The list, officially called the Common EU List of Non-Cooperative Jurisdictions, includes the following 17 territories:

• American Samoa
• Bahrain
• Barbados
• Grenada
• Guam
• Macau
• The Marshall Islands
• Mongolia
• Namibia
• Palau
• Panama
• Samoa
• South Korea
• St. Lucia
• Trinidad and Tobago
• Tunisia
• The United Arab Emirates.

Work on the list began in 2015. Originally 92 countries were screened for compliance with the EU’s transparency criteria, and earlier this year, 53 were warned that unless they changed their tax rules, they risked being included on the blacklist.

The full consequences for jurisdictions on the blacklist will be decided in the coming weeks, although the document outlining the blacklist suggest a number of defensive measures Member States could take against non-cooperative jurisdictions. States such as Luxembourg have been reported to favour not implementing any sanctions whilst others, including France, are thought to be advocating tough measures.

The list will be reviewed annually, with a report on the progress of jurisdictions expected before summer 2018. The EU has also announced that in the future the assessment criteria will be expanded to include the transparency of beneficial ownership information.

In addition to the blacklist, a so-called grey list of a further 47 territories has been drawn up. These jurisdictions have fallen short of the EU’s criteria but have also committed to raising their standards. If they fail to abide by their commitments they will face being placed on the blacklist.

STEP will continue to monitor the situation closely, particular in regards to what happens to those on the grey-list and any further sanctions, and will provide further updates when necessary.

Daniel Nesbitt, Policy Executive, STEP 

The UK Budget and donor benefit rules for charities

Emily Deane TEPThree years ago, the UK government’s Autumn Statement 2014 announced a review of the Gift Aid donor benefit rules with the intention of simplifying them. Following a call for evidence, it launched a consultation on 18 February 2016 setting out a range of options.

The responses helped develop specific proposals for reform, which were set out in a second consultation that ended on 3 February 2017. We have been informed that a summary of responses to the second consultation will be published on 1 December 2017.

This week the government announced that it would replace the current three-tier thresholds with two tiers. Under this reform, donors will be no worse off in terms of the value of benefits that charities can offer them, as the new limits will be, for every eligible donation, at least as generous as the current limit.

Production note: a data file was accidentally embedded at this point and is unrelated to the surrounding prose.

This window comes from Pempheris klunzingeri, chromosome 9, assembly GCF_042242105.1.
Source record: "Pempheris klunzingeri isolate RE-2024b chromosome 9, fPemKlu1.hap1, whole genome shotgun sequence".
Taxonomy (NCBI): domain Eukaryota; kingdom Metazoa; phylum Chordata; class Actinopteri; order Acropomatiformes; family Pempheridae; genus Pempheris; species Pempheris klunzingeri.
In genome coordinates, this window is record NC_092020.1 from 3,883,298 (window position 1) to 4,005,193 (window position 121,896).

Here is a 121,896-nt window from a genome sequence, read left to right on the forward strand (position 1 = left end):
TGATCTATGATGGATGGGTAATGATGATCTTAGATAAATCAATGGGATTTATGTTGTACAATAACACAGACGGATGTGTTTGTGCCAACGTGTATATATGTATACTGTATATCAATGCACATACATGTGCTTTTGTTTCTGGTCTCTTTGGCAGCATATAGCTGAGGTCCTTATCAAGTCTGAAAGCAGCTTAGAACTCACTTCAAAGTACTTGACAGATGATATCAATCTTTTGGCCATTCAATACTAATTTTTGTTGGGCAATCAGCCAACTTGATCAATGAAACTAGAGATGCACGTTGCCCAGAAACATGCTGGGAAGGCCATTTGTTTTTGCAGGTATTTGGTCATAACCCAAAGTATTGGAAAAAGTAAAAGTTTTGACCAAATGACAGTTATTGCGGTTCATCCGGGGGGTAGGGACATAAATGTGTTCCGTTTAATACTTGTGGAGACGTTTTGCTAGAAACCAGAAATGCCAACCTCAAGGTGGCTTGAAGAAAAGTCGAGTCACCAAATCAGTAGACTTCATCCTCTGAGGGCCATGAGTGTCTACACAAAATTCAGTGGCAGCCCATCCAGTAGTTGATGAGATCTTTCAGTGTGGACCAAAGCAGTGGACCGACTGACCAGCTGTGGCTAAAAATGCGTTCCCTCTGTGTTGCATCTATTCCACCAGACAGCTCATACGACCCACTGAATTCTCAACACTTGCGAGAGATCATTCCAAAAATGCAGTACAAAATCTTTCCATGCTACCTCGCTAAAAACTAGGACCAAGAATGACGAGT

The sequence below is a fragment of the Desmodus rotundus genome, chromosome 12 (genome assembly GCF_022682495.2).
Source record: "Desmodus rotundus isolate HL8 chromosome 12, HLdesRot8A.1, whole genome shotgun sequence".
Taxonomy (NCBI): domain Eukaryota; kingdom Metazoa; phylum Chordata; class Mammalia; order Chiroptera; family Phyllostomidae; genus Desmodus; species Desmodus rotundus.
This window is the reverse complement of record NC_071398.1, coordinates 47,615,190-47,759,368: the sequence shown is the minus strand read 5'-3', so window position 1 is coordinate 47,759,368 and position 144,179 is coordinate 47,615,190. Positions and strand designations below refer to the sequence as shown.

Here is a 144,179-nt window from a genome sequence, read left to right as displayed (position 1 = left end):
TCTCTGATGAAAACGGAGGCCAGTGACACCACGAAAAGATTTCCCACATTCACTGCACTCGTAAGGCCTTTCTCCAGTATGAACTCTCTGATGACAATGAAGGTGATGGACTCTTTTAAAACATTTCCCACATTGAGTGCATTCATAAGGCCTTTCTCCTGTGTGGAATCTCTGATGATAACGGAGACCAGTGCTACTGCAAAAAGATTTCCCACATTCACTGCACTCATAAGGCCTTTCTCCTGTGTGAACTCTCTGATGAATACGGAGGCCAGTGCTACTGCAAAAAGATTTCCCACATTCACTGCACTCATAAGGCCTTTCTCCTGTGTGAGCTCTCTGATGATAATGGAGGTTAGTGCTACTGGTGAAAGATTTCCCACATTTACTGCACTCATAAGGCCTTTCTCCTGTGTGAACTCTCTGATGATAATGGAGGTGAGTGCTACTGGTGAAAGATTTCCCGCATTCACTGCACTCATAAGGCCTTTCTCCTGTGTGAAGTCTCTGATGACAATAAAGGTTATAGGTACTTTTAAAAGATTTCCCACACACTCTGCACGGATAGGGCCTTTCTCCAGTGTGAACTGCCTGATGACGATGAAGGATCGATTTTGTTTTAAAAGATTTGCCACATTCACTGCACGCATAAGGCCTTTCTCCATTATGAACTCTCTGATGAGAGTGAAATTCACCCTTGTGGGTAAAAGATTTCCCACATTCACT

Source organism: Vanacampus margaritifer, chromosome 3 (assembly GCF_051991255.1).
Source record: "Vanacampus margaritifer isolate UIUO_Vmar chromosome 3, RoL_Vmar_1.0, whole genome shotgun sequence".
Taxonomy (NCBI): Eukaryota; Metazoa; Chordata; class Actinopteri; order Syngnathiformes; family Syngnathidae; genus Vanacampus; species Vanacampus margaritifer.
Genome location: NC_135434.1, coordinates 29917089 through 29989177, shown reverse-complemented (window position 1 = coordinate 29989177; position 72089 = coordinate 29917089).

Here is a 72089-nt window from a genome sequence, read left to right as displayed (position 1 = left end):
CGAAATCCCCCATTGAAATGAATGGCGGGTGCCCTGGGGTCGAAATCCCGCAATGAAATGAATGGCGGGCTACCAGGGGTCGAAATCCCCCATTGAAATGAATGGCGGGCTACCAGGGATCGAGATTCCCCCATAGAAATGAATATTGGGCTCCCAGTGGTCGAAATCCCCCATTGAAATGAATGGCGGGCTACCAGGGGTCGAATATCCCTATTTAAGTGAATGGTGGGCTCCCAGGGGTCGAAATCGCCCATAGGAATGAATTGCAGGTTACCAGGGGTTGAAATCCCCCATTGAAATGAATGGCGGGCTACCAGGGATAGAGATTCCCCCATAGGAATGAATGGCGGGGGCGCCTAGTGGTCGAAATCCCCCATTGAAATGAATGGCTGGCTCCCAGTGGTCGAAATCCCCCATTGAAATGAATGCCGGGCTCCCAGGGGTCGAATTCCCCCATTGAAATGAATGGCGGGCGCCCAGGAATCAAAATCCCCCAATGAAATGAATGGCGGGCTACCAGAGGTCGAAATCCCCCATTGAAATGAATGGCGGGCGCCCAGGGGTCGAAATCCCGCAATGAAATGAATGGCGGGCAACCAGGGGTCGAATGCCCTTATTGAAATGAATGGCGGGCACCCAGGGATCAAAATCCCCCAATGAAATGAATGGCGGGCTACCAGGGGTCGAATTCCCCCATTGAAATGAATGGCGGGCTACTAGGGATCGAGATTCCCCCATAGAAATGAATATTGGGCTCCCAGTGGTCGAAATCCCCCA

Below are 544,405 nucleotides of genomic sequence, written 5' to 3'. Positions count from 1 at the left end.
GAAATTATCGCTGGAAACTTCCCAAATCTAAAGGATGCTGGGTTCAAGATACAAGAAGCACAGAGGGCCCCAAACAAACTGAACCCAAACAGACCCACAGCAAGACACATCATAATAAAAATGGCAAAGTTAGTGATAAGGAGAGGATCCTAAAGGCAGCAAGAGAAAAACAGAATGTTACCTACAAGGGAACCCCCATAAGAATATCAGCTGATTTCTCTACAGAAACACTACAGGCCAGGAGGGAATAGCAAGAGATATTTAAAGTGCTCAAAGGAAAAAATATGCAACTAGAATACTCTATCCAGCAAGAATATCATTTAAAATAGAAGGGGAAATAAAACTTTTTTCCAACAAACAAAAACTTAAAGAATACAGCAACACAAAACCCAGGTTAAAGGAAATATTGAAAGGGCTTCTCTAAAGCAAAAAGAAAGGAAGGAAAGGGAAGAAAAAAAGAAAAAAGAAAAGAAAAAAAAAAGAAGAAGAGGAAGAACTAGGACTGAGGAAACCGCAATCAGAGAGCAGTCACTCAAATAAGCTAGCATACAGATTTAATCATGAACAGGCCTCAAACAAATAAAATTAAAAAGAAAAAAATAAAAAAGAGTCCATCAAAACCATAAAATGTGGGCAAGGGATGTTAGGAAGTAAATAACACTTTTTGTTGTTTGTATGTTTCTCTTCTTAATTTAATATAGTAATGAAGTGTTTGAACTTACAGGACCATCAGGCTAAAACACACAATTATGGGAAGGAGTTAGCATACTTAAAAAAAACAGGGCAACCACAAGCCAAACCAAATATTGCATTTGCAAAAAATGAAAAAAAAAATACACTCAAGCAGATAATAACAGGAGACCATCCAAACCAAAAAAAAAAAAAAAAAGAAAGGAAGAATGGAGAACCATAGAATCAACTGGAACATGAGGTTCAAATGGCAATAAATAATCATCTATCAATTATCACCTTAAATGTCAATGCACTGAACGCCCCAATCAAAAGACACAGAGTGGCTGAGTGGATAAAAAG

Current system

The current donor benefit limits (the relevant value test) is a set of monetary thresholds that determines the value of benefits that charities may give to donors as a consequence of a donation and still claim Gift Aid on that donation. These are:

• For donations up to £100, the value of the benefit can equate to a total of 25% of the donation.
• For donations between £100 and £1,000, the value of benefits is capped at £25.
• For donations over £1,000, the value of the benefit can equate to a total of 5% of the donation, up to a maximum annual benefit value of £2,500.

New system to be introduced

Under the new limits, the benefit threshold for the first £100 of the donation will remain at 25% of the amount of the donation. For larger donations, charities can offer an additional benefit to donors, up to 5% of the amount of the donation that exceeds £100. Some examples are provided in the table below. The total value of the benefit that a donor can receive remains at £2,500.

Extra statutory concessions

The government also announced that it will bring into legislation the four extra statutory concessions that currently operate in relation to the donor benefit rules.

Time-frame

Legislation to make all the changes will be introduced in Finance Bill 2018-2019 and will come into effect from 6 April 2019. Draft legislation will be published in 2018.

Examples of how the new benefit thresholds will work:

Size of donation (£) Existing relevant value test  – size of donation
determines level of benefit (£)
Planned relevant value test from April 2019 (£)
70 17.50 17.50
100 25 25
400 25 40 (25% of 100 (25) plus 5% of 400-100(15))
1,000 25 70 (25% of 100 (25) plus 5% of 1,000-100(45))
1,500 75 95 (25% of 100 (25) plus 5% of 1,500-100 (70))

STEP will continue to liaise with HMRC’s Charities Tax Team in this connection.

Emily Deane TEP is STEP Technical Counsel